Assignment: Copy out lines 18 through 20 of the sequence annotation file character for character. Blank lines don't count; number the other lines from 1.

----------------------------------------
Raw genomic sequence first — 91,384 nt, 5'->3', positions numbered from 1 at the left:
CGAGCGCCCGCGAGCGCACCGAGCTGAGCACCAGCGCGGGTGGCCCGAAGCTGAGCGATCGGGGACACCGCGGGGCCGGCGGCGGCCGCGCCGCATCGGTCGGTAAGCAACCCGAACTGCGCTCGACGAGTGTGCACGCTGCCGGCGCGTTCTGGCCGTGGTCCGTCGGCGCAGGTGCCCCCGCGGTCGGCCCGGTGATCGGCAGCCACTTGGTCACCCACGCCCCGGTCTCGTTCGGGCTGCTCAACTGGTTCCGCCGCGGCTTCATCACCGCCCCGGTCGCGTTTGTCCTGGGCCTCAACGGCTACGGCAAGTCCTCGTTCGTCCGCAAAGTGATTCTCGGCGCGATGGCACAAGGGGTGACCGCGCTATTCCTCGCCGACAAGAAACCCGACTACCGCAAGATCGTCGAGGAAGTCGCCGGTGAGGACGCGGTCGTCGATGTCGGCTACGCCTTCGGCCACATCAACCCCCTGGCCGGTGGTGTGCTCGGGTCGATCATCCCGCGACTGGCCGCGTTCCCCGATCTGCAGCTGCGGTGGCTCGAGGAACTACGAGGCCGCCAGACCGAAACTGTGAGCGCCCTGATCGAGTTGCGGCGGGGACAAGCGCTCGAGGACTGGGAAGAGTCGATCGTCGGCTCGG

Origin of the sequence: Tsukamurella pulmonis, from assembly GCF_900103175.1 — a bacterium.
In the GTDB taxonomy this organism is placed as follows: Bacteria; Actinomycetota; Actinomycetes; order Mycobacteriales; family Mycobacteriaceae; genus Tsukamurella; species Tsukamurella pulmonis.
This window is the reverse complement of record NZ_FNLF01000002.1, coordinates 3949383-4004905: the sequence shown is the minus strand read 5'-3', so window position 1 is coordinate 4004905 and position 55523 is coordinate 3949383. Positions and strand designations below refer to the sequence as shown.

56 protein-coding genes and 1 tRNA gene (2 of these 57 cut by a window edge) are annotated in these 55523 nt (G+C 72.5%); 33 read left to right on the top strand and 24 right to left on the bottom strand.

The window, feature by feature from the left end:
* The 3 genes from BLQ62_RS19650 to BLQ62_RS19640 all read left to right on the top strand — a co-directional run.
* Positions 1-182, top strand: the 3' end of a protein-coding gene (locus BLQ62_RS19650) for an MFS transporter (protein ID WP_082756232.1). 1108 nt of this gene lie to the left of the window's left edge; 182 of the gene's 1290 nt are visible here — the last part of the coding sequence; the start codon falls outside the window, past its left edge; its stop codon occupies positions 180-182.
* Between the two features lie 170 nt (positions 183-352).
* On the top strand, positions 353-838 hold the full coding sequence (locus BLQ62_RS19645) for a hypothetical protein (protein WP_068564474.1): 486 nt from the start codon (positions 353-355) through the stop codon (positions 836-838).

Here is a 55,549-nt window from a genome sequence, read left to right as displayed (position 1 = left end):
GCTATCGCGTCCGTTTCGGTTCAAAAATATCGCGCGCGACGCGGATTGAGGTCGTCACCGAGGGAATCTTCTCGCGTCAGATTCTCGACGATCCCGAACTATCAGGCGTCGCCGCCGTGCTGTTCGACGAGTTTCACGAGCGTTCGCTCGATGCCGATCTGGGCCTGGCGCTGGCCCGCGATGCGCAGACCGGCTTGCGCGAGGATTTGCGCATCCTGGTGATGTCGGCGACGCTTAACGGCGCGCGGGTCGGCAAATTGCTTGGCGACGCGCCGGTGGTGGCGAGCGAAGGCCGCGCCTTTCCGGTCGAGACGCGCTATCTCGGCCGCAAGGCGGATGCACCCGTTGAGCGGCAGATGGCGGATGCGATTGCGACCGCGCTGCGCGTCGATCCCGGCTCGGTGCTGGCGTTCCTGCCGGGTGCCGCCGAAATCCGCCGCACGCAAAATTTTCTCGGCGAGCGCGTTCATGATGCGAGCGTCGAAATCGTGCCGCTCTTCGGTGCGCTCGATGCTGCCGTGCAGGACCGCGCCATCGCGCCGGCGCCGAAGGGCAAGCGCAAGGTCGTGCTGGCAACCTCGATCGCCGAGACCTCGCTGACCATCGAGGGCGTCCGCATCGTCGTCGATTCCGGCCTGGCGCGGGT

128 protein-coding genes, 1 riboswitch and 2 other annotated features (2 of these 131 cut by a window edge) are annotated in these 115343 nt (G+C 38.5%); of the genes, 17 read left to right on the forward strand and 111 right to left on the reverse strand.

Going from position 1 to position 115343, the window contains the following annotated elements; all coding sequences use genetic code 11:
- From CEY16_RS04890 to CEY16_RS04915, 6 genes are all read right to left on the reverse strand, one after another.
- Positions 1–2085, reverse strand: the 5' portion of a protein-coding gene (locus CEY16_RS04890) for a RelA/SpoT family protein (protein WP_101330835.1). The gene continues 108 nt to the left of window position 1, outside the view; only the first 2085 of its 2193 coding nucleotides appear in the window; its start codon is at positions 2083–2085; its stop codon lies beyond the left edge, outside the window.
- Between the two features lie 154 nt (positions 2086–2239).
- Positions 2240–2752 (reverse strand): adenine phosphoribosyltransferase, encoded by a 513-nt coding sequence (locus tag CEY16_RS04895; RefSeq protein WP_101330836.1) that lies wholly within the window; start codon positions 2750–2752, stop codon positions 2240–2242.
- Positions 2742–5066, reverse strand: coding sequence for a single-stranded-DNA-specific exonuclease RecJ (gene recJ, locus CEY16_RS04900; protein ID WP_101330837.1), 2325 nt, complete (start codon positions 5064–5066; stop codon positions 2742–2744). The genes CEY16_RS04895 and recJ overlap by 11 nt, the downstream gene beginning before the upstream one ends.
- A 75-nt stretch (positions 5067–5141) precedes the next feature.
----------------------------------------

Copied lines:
- Between the two features lie 154 nt (positions 2086–2239).
- Positions 2240–2752 (reverse strand): adenine phosphoribosyltransferase, encoded by a 513-nt coding sequence (locus tag CEY16_RS04895; RefSeq protein WP_101330836.1) that lies wholly within the window; start codon positions 2750–2752, stop codon positions 2240–2242.
- Positions 2742–5066, reverse strand: coding sequence for a single-stranded-DNA-specific exonuclease RecJ (gene recJ, locus CEY16_RS04900; protein ID WP_101330837.1), 2325 nt, complete (start codon positions 5064–5066; stop codon positions 2742–2744). The genes CEY16_RS04895 and recJ overlap by 11 nt, the downstream gene beginning before the upstream one ends.